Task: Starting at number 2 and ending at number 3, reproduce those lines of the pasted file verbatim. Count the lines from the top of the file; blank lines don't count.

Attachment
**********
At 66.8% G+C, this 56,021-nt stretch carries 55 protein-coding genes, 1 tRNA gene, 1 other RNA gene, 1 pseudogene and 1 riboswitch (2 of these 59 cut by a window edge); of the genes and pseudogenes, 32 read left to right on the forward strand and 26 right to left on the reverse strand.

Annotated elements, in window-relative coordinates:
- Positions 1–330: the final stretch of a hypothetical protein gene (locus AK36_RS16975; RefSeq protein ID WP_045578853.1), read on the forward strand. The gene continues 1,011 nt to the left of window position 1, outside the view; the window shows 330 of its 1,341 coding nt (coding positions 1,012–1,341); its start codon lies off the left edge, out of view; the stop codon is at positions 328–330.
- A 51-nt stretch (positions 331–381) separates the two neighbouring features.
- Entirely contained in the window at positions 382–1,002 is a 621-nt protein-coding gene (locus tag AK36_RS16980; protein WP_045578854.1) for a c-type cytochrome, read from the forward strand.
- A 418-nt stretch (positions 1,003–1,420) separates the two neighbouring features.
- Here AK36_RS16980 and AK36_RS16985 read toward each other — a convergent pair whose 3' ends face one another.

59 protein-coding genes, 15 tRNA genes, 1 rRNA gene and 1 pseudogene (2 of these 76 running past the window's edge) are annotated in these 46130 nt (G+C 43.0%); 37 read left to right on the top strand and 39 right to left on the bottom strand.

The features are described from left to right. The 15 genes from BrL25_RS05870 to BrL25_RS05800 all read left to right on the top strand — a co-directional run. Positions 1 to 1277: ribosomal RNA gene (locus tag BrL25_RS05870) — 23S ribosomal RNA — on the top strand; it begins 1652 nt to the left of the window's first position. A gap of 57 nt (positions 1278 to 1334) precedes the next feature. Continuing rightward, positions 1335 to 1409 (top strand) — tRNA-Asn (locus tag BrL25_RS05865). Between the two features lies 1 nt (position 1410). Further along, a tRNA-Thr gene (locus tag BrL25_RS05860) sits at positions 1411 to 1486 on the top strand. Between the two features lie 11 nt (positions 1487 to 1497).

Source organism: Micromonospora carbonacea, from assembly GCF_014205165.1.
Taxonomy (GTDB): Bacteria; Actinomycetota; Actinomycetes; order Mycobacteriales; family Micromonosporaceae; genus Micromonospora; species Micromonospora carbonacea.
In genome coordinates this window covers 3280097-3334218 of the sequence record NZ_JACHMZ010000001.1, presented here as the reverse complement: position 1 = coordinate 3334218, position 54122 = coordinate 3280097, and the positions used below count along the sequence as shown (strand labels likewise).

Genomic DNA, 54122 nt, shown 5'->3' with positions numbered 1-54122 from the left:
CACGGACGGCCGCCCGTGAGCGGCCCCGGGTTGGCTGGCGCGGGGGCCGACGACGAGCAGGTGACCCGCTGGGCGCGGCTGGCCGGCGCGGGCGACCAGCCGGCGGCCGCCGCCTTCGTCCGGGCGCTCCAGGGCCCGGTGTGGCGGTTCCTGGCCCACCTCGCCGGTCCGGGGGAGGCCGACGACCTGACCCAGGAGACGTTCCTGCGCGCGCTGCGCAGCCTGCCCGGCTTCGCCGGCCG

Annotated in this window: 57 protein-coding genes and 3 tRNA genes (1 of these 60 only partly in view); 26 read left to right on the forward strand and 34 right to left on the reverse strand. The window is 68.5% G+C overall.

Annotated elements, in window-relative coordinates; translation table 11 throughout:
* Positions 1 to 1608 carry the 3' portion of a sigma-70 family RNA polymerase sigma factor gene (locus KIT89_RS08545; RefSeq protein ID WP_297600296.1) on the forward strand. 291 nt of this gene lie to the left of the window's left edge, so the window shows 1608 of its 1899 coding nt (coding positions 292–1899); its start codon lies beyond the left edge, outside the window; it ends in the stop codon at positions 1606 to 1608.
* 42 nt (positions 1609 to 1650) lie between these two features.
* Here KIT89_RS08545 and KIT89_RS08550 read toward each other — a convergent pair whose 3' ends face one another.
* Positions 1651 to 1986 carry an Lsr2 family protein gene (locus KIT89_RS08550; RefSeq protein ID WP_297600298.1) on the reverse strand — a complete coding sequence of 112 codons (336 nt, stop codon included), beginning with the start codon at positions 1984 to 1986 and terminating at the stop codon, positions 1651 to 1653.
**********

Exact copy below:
Annotated elements, in window-relative coordinates:
- Positions 1–330: the final stretch of a hypothetical protein gene (locus AK36_RS16975; RefSeq protein ID WP_045578853.1), read on the forward strand. The gene continues 1,011 nt to the left of window position 1, outside the view; the window shows 330 of its 1,341 coding nt (coding positions 1,012–1,341); its start codon lies off the left edge, out of view; the stop codon is at positions 328–330.